Micro RNAs (miRNAs) are a recently discovered class of small, non-coding RNAs with the function of post-transcriptional gene expression regulation. MiRNAs may function in networks, forming a complex relationship with diseases. Alterations of specific miRNA levels have significant correlation with diseases of divergent origin, such as diabetic or ischemic organ injury including nephropathy, and malignant diseases including renal tumors. After identification of disease-associated miRNAs, there are two options of influencing their tissue expression. The function of miRNAs can be inhibited by antisense oligonucleotides (ASOs), which have been shown to silence specific miRNAs in vivo. Moreover, miRNA activity can be also mimicked or enhanced by delivering chemically synthesized miRNAs. Thus, modifying the expression of miRNAs is a potential future gene-therapeutic tool to influence posttranscriptional regulation of multiple genes in a single therapy. In this review we focus on key renal miRNAs with the aim of revealing the pathomechanisms of renal diseases. Nucleic acid therapy with oligonucleotides and short interfering RNA (siRNA) are under clinical evaluation presently. Similar therapeutic strategies, to influence miRNA function is also already under clinical investigation in RNA interference trials. We summarize here studies specifically aimed at the modification of miRNA expression. Research on the post-transcriptional regulation of gene expression by miRNA may reshape our understanding of renal pathophysiology and consequently may bring new diagnostic markers and therapeutic agents.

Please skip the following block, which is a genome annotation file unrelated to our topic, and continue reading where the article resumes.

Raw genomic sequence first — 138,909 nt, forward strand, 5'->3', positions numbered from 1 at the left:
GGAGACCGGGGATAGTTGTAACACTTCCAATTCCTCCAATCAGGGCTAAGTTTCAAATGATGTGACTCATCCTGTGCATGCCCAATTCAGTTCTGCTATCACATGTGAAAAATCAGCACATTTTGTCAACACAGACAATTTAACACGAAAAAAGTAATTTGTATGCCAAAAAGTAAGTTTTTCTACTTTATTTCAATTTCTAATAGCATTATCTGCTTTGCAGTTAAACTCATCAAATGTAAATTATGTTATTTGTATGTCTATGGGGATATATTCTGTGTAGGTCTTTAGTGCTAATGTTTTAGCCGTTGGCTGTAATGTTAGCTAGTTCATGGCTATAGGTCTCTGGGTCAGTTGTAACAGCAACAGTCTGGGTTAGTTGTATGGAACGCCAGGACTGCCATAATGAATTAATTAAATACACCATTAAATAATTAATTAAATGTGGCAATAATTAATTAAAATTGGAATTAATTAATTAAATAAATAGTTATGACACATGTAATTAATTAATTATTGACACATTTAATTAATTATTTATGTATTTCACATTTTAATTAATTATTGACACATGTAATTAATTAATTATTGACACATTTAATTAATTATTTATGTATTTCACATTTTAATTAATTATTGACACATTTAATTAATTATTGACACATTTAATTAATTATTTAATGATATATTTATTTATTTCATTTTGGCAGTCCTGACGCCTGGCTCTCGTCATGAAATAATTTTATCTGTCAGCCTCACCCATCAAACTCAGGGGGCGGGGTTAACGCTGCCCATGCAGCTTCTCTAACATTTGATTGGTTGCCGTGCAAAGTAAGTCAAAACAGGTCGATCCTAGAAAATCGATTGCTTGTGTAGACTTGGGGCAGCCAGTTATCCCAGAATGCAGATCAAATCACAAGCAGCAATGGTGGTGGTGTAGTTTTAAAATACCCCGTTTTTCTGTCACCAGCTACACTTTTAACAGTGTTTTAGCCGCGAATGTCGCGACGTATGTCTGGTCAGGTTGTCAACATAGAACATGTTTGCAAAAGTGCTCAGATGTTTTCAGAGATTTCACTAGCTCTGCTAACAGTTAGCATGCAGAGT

The translation of mRNA can also be controlled by a number of mechanisms, mostly at the level of initiation. Recruitment of the small ribosomal subunit can indeed be modulated by mRNA secondary structure, antisense RNA binding, or protein binding. In both prokaryotes and eukaryotes, a large number of RNA binding proteins exist, which often are directed to their target sequence by the secondary structure of the transcript, which may change depending on certain conditions, such as temperature or presence of a ligand (aptamer). Some transcripts act as ribozymes and self-regulate their expression.